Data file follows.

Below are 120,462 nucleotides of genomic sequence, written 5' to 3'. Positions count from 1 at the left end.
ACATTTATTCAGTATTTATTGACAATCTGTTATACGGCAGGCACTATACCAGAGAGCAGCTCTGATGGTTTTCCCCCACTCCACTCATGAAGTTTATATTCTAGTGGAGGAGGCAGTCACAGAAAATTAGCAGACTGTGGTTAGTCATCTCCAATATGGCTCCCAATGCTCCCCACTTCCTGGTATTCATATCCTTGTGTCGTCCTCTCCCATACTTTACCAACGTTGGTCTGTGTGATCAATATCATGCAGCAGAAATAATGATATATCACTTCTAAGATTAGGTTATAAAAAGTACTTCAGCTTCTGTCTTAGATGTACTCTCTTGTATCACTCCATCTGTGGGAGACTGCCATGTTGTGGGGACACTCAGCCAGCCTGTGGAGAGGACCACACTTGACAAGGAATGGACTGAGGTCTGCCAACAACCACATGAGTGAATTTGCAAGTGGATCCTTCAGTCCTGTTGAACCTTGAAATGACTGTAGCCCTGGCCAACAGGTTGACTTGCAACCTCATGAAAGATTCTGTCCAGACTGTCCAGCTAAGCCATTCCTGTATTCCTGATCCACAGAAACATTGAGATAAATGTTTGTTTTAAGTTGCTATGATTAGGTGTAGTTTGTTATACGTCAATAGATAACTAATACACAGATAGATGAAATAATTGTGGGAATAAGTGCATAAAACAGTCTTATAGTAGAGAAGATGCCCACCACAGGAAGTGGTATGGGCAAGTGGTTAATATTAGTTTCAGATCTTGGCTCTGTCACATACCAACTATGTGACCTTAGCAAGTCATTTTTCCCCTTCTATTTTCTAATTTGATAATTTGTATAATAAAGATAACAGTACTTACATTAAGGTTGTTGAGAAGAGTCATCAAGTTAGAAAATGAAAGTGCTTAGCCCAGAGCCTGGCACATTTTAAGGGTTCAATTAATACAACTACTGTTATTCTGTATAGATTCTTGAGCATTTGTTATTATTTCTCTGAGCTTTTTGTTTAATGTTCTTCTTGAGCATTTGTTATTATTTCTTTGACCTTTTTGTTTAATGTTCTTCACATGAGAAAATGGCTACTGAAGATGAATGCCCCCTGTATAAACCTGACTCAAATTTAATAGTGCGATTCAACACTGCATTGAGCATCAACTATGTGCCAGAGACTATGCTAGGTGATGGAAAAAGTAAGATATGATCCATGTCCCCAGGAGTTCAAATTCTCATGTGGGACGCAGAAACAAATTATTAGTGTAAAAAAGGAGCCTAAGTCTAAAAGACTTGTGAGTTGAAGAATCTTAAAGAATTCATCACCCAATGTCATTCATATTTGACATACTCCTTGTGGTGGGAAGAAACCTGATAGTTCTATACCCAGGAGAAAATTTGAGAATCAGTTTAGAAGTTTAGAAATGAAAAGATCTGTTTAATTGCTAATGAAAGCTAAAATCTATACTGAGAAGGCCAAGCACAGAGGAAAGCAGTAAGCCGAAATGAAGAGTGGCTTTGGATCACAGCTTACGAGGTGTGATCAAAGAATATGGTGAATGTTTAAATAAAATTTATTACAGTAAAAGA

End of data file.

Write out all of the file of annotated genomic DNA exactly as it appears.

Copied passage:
Below are 120,462 nucleotides of genomic sequence, written 5' to 3'. Positions count from 1 at the left end.
ACATTTATTCAGTATTTATTGACAATCTGTTATACGGCAGGCACTATACCAGAGAGCAGCTCTGATGGTTTTCCCCCACTCCACTCATGAAGTTTATATTCTAGTGGAGGAGGCAGTCACAGAAAATTAGCAGACTGTGGTTAGTCATCTCCAATATGGCTCCCAATGCTCCCCACTTCCTGGTATTCATATCCTTGTGTCGTCCTCTCCCATACTTTACCAACGTTGGTCTGTGTGATCAATATCATGCAGCAGAAATAATGATATATCACTTCTAAGATTAGGTTATAAAAAGTACTTCAGCTTCTGTCTTAGATGTACTCTCTTGTATCACTCCATCTGTGGGAGACTGCCATGTTGTGGGGACACTCAGCCAGCCTGTGGAGAGGACCACACTTGACAAGGAATGGACTGAGGTCTGCCAACAACCACATGAGTGAATTTGCAAGTGGATCCTTCAGTCCTGTTGAACCTTGAAATGACTGTAGCCCTGGCCAACAGGTTGACTTGCAACCTCATGAAAGATTCTGTCCAGACTGTCCAGCTAAGCCATTCCTGTATTCCTGATCCACAGAAACATTGAGATAAATGTTTGTTTTAAGTTGCTATGATTAGGTGTAGTTTGTTATACGTCAATAGATAACTAATACACAGATAGATGAAATAATTGTGGGAATAAGTGCATAAAACAGTCTTATAGTAGAGAAGATGCCCACCACAGGAAGTGGTATGGGCAAGTGGTTAATATTAGTTTCAGATCTTGGCTCTGTCACATACCAACTATGTGACCTTAGCAAGTCATTTTTCCCCTTCTATTTTCTAATTTGATAATTTGTATAATAAAGATAACAGTACTTACATTAAGGTTGTTGAGAAGAGTCATCAAGTTAGAAAATGAAAGTGCTTAGCCCAGAGCCTGGCACATTTTAAGGGTTCAATTAATACAACTACTGTTATTCTGTATAGATTCTTGAGCATTTGTTATTATTTCTCTGAGCTTTTTGTTTAATGTTCTTCTTGAGCATTTGTTATTATTTCTTTGACCTTTTTGTTTAATGTTCTTCACATGAGAAAATGGCTACTGAAGATGAATGCCCCCTGTATAAACCTGACTCAAATTTAATAGTGCGATTCAACACTGCATTGAGCATCAACTATGTGCCAGAGACTATGCTAGGTGATGGAAAAAGTAAGATATGATCCATGTCCCCAGGAGTTCAAATTCTCATGTGGGACGCAGAAACAAATTATTAGTGTAAAAAAGGAGCCTAAGTCTAAAAGACTTGTGAGTTGAAGAATCTTAAAGAATTCATCACCCAATGTCATTCATATTTGACATACTCCTTGTGGTGGGAAGAAACCTGATAGTTCTATACCCAGGAGAAAATTTGAGAATCAGTTTAGAAGTTTAGAAATGAAAAGATCTGTTTAATTGCTAATGAAAGCTAAAATCTATACTGAGAAGGCCAAGCACAGAGGAAAGCAGTAAGCCGAAATGAAGAGTGGCTTTGGATCACAGCTTACGAGGTGTGATCAAAGAATATGGTGAATGTTTAAATAAAATTTATTACAGTAAAAGA